6 Brands That Nailed Their Product Launches (And What You Can Learn From Them)

The campaign was met with approval by many Thai people, including the Prime Minister. During the campaign period, the number of Chrome users grew by 53% and resulted in the browser becoming Thailand’s no.1 browser. Google even experienced a 3.5 point increase in shares following the campaign.

What to Learn from Google:

Visual storytelling enables you to entertain and inform your audience at the same time. But you can further leverage this by telling the story with a theme and tone that fits the preferences of your readers. You can implement this tactic by creating informative yet eye-catching infographics to promote a product or service you’re launching. Find out what interests your audience to get inspiration on how to develop the infographic content.

Example #3: belVita by Mondelēz  

Modelēz International is a multinational company dealing in confectionery and other food items with brands like Cadbury, Oreo, and Halls as part of its brand family. They launched two new products in Brazil – Trident Unlimited and belVita – and wanted to effectively market these products. In May 2014, they started promoting their new belVita apple-and-cinnamon breakfast biscuits through YouTube TrueView.

The brand then measured the campaign performance using Google’s Brand Watch Solution, analyzing how their target audience responded to their video and display campaigns. They discovered that there was a considerable drop in viewer retention after the first five seconds. So they started testing another version of the ad, mentioning their brand name within these five seconds. The revised ad also displayed the product on screen and even appealed to viewers not to skip the ad.

After this revision, their view-through rate improved by 15%. In comparison to a control group, the ad had a 57% increase in ad recall, and brand awareness increased by 27%. Armed with this critical data, Modelēz was able to make adjustments to its campaign for increased effectiveness. They also used insights from Brand Watch to narrow down their target audience to a more specific age group, as they had a 79% brand recall with people aged between 35 and 44.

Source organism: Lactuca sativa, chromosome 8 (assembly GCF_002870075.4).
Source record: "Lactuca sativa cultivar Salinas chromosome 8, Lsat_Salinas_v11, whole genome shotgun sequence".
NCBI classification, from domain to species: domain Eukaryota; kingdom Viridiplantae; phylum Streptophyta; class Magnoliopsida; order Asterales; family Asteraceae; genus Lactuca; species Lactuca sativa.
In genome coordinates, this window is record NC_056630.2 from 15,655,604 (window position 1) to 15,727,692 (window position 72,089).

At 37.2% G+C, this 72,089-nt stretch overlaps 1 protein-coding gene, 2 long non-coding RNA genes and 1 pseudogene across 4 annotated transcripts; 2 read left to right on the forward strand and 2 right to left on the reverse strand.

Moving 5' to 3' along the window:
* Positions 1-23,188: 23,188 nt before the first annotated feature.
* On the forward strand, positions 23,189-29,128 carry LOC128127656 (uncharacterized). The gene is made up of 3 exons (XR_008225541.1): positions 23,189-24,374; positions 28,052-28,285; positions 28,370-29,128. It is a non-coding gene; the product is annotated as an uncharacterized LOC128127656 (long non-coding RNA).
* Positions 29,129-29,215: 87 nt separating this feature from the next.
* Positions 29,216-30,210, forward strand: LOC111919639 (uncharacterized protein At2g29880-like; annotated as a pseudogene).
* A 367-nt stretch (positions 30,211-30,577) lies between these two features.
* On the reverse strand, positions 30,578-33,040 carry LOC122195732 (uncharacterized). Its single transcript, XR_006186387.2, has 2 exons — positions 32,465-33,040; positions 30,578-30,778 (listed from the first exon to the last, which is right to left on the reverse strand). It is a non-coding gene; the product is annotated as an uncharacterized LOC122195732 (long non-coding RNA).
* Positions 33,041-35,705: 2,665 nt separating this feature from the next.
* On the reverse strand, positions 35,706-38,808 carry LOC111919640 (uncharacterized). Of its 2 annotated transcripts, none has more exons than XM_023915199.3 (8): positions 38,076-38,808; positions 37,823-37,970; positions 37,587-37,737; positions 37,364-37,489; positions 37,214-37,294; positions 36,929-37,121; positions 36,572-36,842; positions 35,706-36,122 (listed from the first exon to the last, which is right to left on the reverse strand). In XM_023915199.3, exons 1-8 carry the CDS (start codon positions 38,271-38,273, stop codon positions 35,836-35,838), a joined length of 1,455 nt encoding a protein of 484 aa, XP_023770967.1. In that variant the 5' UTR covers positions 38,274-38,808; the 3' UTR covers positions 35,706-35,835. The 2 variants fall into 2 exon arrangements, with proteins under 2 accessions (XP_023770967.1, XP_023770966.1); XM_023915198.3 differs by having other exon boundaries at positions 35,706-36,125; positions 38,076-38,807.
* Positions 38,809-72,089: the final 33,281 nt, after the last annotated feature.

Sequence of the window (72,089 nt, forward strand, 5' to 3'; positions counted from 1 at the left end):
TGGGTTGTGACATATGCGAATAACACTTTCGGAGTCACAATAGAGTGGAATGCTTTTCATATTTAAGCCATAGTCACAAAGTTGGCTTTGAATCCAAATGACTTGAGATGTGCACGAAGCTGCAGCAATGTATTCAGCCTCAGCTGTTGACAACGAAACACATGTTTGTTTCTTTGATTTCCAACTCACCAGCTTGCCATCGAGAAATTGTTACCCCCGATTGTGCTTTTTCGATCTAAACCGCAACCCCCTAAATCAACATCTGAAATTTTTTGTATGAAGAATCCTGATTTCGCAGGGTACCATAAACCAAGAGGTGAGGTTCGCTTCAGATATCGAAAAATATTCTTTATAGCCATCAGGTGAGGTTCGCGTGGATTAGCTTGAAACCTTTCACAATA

What to Learn from Modelēz International:

Your product launch campaign doesn’t end as soon as you have launched the product. There are chances your campaign might not be as effective as you had predicted, despite your extensive study of the market and target audience. So thorough performance monitoring will help you understand what you could be doing wrong or what you could do better.

As you can see from the example above, Modelēz was already seeing improvements in performance after revising their ad. But they decided to further improve their performance by narrowing down their target audience into a specific age group with which they seemed to be performing the best. Make the most of monitoring insights and data to adjust and improve your product launch campaign.

Example #4: Unsplash

Unsplash is a blog that provides people with free photos that do not require any form of attribution. If you visit the blog, you’ll find some breathtaking images taken by professional photographers and donated for public use. You might even find images that you can use for your next blog post. Here’s an example so you can see the quality of the photos:

6 Brands That Nailed Their Product Launches (And What You Can Learn From Them)

From a $19 blog with 10 leftover photos, Unsplash grew into a community of more than 8,000 photographers. The 30,000 photos submitted on the platform have been downloaded more than 50 million times. As a way to thank and further promote these generous photographers, the Unsplash team decided to make a book. The book features some of the most inspiring photos from Unsplash as well as essays from renowned creators such as Lawrence Lessig, (Founder of Creative Commons), and Stephanie Georgopulos, (Editor of Human Parts).

To fund and promote the book, the team launched a Kickstarter campaign with a goal to raise $75,000. They leveraged the campaign with an inspirational video telling the story of Unsplash and how the inspiration for the book came about. The video featured some of the photos on the blog and the people behind the project. The campaign managed to raise more than $100,000, exceeding the initial target by around $25,000.  

6 Brands That Nailed Their Product Launches (And What You Can Learn From Them)

What to Learn from Unsplash:

There are several reasons why this campaign worked so well. First of all, they added value to the product by curating and including the works of key influencers in the creative industry. Another reason for the campaign’s success is that they used a video to tell an intriguing story about the inspiration behind the product, and to showcase the lives of the people behind the project.

Partner with key industry influencers to co-create valuable content or products that your audience will love. You can then promote the content/product by telling your story in such a way that your audience forms an emotional bond with you. The more emotionally invested they become, the more likely they will be to buy your product or continue reading your blog.

Example #5: Front App

Front App is a team management app that lets you communicate with team members and manage tasks seamlessly. After seven months of beta testing, the app was officially launched in 2014 and was featured on three reputable websites relevant to the app industry – Hacker News, Product Hunt, and TechCrunch. These features managed to generate a high amount of page visits, leads, shares, and signups.